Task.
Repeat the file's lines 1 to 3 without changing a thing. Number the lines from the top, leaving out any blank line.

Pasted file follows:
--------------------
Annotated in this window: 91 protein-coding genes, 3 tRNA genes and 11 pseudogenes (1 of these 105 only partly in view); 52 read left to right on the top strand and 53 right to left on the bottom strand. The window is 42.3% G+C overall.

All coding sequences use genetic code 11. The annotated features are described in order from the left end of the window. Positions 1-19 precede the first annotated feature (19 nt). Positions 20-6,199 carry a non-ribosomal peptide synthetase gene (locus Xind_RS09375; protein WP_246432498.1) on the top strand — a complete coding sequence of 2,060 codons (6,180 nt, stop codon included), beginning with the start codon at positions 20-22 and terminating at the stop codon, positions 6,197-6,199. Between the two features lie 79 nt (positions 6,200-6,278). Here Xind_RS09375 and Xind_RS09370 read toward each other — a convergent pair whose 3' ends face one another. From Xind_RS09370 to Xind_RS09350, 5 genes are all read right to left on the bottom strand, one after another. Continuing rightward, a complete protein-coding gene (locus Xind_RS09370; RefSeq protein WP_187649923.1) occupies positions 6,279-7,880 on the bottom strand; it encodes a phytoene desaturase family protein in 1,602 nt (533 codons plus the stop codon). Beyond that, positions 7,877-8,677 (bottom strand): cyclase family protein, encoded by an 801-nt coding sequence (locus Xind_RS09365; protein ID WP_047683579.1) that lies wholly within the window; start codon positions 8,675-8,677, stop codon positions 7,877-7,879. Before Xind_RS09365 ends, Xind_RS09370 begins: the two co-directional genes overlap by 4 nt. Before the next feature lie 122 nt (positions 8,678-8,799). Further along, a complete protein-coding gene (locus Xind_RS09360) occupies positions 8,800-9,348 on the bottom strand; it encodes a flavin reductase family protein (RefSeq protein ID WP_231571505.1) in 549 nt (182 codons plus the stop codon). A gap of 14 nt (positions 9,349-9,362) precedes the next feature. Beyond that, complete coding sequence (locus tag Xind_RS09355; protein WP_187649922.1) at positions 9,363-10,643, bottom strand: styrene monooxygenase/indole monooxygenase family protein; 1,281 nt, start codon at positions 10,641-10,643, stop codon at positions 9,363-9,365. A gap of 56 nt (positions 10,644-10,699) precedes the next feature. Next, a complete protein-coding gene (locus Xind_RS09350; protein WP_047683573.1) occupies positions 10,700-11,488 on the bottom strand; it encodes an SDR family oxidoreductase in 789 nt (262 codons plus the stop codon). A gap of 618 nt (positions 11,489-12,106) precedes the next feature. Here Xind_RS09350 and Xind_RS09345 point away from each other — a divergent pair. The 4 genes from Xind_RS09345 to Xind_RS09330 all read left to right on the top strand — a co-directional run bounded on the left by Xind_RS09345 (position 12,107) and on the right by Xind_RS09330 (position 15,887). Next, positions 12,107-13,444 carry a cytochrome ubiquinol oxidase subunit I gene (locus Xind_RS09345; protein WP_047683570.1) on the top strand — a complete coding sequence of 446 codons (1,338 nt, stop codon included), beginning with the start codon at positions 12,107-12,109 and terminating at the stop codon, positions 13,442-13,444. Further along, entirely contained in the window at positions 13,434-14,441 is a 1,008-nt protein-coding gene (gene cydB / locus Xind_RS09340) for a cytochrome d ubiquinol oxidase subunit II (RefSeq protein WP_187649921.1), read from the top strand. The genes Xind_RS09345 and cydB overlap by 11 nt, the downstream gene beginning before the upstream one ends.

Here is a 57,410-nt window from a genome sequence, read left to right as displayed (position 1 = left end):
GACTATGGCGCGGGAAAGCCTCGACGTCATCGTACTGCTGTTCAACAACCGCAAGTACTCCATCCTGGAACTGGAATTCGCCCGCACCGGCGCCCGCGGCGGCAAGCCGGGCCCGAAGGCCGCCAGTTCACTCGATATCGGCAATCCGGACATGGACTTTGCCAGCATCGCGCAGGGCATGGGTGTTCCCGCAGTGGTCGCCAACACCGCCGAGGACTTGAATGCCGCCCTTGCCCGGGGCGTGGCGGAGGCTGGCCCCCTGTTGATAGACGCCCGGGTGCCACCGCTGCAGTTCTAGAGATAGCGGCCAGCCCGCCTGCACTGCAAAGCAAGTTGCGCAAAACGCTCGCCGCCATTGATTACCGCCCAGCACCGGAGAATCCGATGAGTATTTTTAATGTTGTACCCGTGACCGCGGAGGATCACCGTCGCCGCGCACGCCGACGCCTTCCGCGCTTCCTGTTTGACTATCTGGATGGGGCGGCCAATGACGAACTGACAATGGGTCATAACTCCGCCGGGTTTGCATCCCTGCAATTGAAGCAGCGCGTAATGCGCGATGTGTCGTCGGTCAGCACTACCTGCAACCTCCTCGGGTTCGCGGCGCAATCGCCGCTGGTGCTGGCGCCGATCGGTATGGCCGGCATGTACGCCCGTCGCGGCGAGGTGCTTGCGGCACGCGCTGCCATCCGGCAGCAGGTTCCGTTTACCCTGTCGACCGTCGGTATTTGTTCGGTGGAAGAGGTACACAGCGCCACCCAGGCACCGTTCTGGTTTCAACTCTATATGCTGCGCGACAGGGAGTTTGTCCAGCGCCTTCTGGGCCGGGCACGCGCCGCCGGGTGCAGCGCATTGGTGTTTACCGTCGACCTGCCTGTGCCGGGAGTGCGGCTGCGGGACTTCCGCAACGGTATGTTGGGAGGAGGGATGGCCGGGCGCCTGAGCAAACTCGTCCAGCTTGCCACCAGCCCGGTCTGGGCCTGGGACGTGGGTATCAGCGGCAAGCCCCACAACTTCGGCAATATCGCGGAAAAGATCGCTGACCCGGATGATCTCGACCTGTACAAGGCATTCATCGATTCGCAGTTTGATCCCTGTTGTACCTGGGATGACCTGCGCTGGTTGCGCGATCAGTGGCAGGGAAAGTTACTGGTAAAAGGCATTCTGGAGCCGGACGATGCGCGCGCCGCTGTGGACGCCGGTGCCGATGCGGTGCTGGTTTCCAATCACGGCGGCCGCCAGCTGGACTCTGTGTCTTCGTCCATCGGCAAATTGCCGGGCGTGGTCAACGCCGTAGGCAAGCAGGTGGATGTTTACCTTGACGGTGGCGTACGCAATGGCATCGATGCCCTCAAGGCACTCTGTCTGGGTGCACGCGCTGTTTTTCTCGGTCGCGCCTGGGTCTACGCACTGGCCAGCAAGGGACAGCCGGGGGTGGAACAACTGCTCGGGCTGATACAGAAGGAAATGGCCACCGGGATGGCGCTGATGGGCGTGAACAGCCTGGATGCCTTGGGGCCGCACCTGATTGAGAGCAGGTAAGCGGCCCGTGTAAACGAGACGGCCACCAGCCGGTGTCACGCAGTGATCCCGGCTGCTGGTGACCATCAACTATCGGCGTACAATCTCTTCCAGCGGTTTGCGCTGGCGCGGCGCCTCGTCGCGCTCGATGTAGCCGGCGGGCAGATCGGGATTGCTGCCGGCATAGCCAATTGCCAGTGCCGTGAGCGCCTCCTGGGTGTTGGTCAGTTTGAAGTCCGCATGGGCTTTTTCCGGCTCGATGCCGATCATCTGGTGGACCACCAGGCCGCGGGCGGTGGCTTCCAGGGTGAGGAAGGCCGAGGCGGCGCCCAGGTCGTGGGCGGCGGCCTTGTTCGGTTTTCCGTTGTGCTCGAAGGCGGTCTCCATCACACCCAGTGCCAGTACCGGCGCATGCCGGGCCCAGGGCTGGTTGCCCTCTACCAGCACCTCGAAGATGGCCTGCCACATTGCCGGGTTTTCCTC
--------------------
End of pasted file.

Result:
Annotated in this window: 91 protein-coding genes, 3 tRNA genes and 11 pseudogenes (1 of these 105 only partly in view); 52 read left to right on the top strand and 53 right to left on the bottom strand. The window is 42.3% G+C overall.

All coding sequences use genetic code 11. The annotated features are described in order from the left end of the window. Positions 1-19 precede the first annotated feature (19 nt). Positions 20-6,199 carry a non-ribosomal peptide synthetase gene (locus Xind_RS09375; protein WP_246432498.1) on the top strand — a complete coding sequence of 2,060 codons (6,180 nt, stop codon included), beginning with the start codon at positions 20-22 and terminating at the stop codon, positions 6,197-6,199. Between the two features lie 79 nt (positions 6,200-6,278). Here Xind_RS09375 and Xind_RS09370 read toward each other — a convergent pair whose 3' ends face one another. From Xind_RS09370 to Xind_RS09350, 5 genes are all read right to left on the bottom strand, one after another. Continuing rightward, a complete protein-coding gene (locus Xind_RS09370; RefSeq protein WP_187649923.1) occupies positions 6,279-7,880 on the bottom strand; it encodes a phytoene desaturase family protein in 1,602 nt (533 codons plus the stop codon). Beyond that, positions 7,877-8,677 (bottom strand): cyclase family protein, encoded by an 801-nt coding sequence (locus Xind_RS09365; protein ID WP_047683579.1) that lies wholly within the window; start codon positions 8,675-8,677, stop codon positions 7,877-7,879. Before Xind_RS09365 ends, Xind_RS09370 begins: the two co-directional genes overlap by 4 nt. Before the next feature lie 122 nt (positions 8,678-8,799). Further along, a complete protein-coding gene (locus Xind_RS09360) occupies positions 8,800-9,348 on the bottom strand; it encodes a flavin reductase family protein (RefSeq protein ID WP_231571505.1) in 549 nt (182 codons plus the stop codon). A gap of 14 nt (positions 9,349-9,362) precedes the next feature. Beyond that, complete coding sequence (locus tag Xind_RS09355; protein WP_187649922.1) at positions 9,363-10,643, bottom strand: styrene monooxygenase/indole monooxygenase family protein; 1,281 nt, start codon at positions 10,641-10,643, stop codon at positions 9,363-9,365. A gap of 56 nt (positions 10,644-10,699) precedes the next feature. Next, a complete protein-coding gene (locus Xind_RS09350; protein WP_047683573.1) occupies positions 10,700-11,488 on the bottom strand; it encodes an SDR family oxidoreductase in 789 nt (262 codons plus the stop codon). A gap of 618 nt (positions 11,489-12,106) precedes the next feature. Here Xind_RS09350 and Xind_RS09345 point away from each other — a divergent pair. The 4 genes from Xind_RS09345 to Xind_RS09330 all read left to right on the top strand — a co-directional run bounded on the left by Xind_RS09345 (position 12,107) and on the right by Xind_RS09330 (position 15,887). Next, positions 12,107-13,444 carry a cytochrome ubiquinol oxidase subunit I gene (locus Xind_RS09345; protein WP_047683570.1) on the top strand — a complete coding sequence of 446 codons (1,338 nt, stop codon included), beginning with the start codon at positions 12,107-12,109 and terminating at the stop codon, positions 13,442-13,444. Further along, entirely contained in the window at positions 13,434-14,441 is a 1,008-nt protein-coding gene (gene cydB / locus Xind_RS09340) for a cytochrome d ubiquinol oxidase subunit II (RefSeq protein WP_187649921.1), read from the top strand. The genes Xind_RS09345 and cydB overlap by 11 nt, the downstream gene beginning before the upstream one ends.

Here is a 57,410-nt window from a genome sequence, read left to right as displayed (position 1 = left end):